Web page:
This effort can sometimes take the form of merely emphasizing to Congress the value of their bureaucratic task, but it also means the bureaucracy will attempt to maximize its budget by depleting all its allotted resources each year.Numerous and frequently-updated resource results are available from this WorldCat. Thirteen scholars reexamine the provocative models of bureaucratic behavior developed by William A. Niskanen in his seminal book, Bureaucracy and Representative Government.

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Budget-maximizing model

Internet Archive. Open Library. Please choose whether or not you want other users to be able to see on your profile that this library is a favorite of yours. Finding libraries that hold this item This work is not limited to academia but will appeal to civil servants and pragmatists alike. You may have already requested this item. Please select Ok if you would like to proceed with this request anyway. All rights reserved. Privacy Policy Cookie Notice Terms and Conditions WorldCat is the world's largest library catalog, helping you find library materials online.

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The specific requirements or preferences of your reviewing publisher, classroom teacher, institution or organization should be applied. The E-mail Address es field is required. Please enter recipient e-mail address es. The E-mail Address es you entered is are not in a valid format.The budget-maximizing model is a stream of public choice theory and rational choice analysis in public administration inaugurated by William Niskanen. Niskanen first presented the idea in[1] and later developed it into a book published in The bureau-shaping model has been developed as a response to the budget-maximizing model.

Niskanen's inspiration could also have been Parkinson's law sixteen years earlier The model contemplates a bureaucrat who heads a public administration department, and who will try to maximize the department's budget, thus increasing its salary and prestige. There is a demand for the department's services on the part of electors and voters, but, contrary to publicly managed firms, which directly offer their products and services to these electors, the department is responsible for producing the services which will then be supplied by the Legislature to the electors.

It will therefore be the legislature, or Government, the agent which defines the department's budget, depending on the quantity which it supplies. The more services the department supplies, the higher will its budget be. Therefore, the bureaucrat's objective will be to maximize the quantity of services supplied, subject to a social welfare break-even constraint. This means that the dead weight loss generated by excessive production of services must never be higher than the elector's consumer surplus otherwise, the Legislature would notice that something was wrong with the department's activity, which would be causing social losses and not gains.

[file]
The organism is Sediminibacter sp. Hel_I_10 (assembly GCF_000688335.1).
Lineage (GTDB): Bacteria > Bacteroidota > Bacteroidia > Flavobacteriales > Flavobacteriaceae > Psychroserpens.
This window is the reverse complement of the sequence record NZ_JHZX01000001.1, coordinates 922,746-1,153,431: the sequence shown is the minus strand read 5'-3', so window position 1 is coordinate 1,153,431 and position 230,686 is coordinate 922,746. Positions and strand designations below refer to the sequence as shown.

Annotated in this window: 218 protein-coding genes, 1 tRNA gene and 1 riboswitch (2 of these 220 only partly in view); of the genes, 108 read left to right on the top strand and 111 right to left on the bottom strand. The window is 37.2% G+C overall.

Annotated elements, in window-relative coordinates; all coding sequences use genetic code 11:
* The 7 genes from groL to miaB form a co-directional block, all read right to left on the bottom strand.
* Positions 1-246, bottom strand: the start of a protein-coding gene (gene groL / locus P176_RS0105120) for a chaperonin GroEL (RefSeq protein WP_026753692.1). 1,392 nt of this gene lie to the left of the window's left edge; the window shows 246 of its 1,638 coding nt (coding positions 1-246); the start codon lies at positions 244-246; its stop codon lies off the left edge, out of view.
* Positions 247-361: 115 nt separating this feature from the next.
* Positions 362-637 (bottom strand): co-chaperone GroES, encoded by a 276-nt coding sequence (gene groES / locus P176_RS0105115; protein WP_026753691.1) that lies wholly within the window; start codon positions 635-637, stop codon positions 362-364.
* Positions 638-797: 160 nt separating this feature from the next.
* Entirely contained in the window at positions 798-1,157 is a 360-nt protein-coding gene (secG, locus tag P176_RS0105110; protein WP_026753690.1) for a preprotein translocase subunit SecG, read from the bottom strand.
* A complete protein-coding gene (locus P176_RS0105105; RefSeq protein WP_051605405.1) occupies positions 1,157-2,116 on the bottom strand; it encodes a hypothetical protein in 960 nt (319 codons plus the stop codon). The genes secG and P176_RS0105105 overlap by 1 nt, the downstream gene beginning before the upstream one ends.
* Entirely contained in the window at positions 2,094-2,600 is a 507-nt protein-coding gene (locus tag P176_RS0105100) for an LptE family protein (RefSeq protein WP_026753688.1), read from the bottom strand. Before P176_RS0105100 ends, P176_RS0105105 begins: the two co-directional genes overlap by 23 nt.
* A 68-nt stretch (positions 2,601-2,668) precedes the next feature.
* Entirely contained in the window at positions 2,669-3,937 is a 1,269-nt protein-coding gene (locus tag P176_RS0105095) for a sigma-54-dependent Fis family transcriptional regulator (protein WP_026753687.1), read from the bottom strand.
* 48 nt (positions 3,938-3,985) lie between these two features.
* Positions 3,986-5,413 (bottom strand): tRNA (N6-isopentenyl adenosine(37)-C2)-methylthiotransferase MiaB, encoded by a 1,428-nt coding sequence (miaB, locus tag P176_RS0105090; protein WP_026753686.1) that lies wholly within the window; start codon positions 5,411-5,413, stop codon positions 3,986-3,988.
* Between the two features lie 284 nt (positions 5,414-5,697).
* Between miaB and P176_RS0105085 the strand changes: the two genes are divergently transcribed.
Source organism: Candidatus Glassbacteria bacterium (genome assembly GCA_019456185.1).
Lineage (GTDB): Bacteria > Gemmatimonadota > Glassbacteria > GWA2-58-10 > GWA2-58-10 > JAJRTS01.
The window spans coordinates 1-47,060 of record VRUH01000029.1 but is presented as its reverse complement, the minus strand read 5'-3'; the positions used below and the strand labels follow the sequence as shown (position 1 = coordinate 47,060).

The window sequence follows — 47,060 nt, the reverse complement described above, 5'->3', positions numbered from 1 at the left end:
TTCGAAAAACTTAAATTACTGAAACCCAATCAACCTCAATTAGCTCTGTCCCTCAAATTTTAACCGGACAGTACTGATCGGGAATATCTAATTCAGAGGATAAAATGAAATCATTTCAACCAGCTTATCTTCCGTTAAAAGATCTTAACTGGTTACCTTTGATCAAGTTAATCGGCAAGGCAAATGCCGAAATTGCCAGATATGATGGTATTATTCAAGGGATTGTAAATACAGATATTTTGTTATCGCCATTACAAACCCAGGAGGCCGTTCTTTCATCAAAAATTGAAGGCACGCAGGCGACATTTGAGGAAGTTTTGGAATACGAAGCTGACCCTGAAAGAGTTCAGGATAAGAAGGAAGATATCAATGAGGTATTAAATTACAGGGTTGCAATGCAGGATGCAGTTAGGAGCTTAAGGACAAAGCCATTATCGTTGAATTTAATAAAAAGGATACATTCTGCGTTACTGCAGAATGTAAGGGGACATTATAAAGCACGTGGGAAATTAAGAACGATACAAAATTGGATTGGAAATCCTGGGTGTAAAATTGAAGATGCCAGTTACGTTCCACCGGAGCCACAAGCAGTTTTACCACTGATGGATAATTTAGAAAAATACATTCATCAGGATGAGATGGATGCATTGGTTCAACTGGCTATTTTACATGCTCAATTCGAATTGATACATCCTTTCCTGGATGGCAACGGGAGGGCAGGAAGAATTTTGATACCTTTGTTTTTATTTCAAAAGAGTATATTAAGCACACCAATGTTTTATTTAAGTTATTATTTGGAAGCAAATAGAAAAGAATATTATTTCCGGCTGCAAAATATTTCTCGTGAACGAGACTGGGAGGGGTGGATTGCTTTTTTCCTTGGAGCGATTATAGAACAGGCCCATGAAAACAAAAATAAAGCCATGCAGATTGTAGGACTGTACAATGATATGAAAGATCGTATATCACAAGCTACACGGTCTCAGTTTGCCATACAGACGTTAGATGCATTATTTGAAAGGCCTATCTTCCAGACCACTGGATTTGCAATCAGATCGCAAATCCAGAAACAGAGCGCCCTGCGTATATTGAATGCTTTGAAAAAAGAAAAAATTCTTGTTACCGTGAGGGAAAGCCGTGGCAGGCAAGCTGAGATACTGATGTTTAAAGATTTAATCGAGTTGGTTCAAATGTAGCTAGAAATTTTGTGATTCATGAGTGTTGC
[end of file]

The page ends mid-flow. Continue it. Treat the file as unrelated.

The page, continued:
In other words, a typical, private-sector utility maximizing model would anticipate that the department would expand services and budgets to the point that the marginal cost and marginal benefits are equated. In Niskanen's model, he would predict that average costs and benefits would be equated instead of the marginals. From Wikipedia, the free encyclopedia.

Niskanen's budget maximizing bureaucrat [ edit ] The model contemplates a bureaucrat who heads a public administration department, and who will try to maximize the department's budget, thus increasing its salary and prestige.

May The American Economic Review. Niskanen, [] Bureaucracy and Public EconomicsElgar. Expanded ed. Description and review links Archived at the Wayback Machine and review excerpts. Categories : Government budgets Public choice theory Rational choice theory Government stubs Political science stubs. Hidden categories: Webarchive template wayback links All stub articles. Namespaces Article Talk. Views Read Edit View history. Help Community portal Recent changes Upload file.

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maximizing model of bureaucracy

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Find a copy in the library Finding libraries that hold this itemBureaucracy as a political theory is mainly a centralized form of management and tends to be differentiated from adhocracyin which management is decentralized.

maximizing model of bureaucracy